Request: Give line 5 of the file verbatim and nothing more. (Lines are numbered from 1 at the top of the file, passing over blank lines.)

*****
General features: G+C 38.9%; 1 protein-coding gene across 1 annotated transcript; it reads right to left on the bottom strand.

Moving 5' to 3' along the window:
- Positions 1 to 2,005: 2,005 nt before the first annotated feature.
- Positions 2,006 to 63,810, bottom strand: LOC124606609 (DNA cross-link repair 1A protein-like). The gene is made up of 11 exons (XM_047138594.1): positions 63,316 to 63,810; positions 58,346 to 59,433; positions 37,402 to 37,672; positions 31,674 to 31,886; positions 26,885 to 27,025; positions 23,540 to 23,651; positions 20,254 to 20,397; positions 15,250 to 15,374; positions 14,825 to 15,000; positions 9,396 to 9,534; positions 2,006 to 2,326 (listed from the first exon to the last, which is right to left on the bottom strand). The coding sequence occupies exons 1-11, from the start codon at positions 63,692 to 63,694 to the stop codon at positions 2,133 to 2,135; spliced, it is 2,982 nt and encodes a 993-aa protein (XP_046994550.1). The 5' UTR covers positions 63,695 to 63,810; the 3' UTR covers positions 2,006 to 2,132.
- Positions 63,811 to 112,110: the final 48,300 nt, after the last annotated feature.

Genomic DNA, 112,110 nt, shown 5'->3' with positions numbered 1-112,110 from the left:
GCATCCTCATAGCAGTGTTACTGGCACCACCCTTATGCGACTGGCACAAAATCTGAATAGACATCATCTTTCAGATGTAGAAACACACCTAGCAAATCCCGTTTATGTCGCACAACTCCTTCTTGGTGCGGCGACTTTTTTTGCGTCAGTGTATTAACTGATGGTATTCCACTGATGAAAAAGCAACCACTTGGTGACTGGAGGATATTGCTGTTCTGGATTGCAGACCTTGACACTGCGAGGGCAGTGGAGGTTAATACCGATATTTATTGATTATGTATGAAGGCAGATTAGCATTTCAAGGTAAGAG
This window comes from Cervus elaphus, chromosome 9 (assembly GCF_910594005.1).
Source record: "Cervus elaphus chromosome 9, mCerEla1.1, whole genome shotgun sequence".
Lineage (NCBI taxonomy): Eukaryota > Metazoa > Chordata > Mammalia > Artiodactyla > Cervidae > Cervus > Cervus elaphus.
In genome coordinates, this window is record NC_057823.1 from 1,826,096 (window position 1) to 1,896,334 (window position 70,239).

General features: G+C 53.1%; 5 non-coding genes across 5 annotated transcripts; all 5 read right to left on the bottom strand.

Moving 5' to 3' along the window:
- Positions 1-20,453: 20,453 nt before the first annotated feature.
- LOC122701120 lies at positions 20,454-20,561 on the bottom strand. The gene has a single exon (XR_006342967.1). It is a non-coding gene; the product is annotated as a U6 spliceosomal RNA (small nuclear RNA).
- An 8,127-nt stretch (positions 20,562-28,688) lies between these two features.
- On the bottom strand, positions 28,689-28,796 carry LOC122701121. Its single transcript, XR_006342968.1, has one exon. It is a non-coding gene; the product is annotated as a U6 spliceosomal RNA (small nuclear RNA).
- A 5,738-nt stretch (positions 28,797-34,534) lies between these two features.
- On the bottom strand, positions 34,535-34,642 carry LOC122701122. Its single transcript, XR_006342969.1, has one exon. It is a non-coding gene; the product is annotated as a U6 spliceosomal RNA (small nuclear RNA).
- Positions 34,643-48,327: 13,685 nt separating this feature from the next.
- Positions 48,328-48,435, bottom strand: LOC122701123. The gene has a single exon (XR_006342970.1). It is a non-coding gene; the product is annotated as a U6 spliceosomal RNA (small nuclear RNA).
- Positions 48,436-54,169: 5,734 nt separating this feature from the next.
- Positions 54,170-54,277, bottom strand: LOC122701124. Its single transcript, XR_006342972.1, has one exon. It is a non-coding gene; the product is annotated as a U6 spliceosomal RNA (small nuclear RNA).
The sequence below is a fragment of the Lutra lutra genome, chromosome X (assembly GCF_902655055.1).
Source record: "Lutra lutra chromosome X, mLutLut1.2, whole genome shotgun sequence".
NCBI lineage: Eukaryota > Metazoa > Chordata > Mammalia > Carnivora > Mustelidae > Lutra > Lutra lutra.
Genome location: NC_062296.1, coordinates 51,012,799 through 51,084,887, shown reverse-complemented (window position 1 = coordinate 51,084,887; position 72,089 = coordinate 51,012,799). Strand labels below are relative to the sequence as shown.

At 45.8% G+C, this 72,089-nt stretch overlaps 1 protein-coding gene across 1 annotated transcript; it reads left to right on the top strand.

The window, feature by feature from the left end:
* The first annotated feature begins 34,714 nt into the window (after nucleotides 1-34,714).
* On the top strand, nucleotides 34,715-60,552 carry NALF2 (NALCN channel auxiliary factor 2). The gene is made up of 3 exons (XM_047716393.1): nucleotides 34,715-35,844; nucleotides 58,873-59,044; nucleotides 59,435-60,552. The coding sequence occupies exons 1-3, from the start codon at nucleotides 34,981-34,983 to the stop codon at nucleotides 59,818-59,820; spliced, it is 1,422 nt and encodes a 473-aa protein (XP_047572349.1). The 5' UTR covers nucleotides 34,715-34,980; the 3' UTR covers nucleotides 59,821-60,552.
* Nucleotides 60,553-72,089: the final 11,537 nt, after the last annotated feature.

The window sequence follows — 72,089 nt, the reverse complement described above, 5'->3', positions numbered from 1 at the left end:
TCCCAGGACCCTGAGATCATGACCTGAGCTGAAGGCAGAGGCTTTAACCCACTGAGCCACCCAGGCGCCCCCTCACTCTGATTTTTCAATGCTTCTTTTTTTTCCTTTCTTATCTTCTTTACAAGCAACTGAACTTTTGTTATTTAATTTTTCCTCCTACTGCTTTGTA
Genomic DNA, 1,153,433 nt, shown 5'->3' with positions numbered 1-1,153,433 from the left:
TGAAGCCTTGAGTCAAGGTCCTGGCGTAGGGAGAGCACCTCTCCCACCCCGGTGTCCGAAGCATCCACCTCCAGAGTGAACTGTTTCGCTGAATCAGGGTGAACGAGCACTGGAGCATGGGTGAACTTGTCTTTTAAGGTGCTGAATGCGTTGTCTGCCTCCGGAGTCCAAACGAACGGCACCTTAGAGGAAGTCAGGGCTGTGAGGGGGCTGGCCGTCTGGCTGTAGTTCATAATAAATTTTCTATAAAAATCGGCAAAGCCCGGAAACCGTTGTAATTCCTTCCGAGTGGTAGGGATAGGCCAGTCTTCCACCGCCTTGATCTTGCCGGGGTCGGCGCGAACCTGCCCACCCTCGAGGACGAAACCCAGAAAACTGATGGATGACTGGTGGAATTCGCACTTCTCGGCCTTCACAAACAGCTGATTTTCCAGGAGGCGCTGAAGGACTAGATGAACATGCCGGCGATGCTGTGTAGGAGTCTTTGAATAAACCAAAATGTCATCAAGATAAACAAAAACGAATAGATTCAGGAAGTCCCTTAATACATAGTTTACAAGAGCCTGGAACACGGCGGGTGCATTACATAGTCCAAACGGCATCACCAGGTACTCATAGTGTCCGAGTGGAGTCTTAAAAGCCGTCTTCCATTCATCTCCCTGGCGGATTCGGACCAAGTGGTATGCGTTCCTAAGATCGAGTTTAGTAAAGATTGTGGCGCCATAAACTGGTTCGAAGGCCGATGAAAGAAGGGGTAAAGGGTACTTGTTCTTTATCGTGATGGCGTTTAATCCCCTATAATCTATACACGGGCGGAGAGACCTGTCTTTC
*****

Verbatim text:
- Positions 63,811 to 112,110: the final 48,300 nt, after the last annotated feature.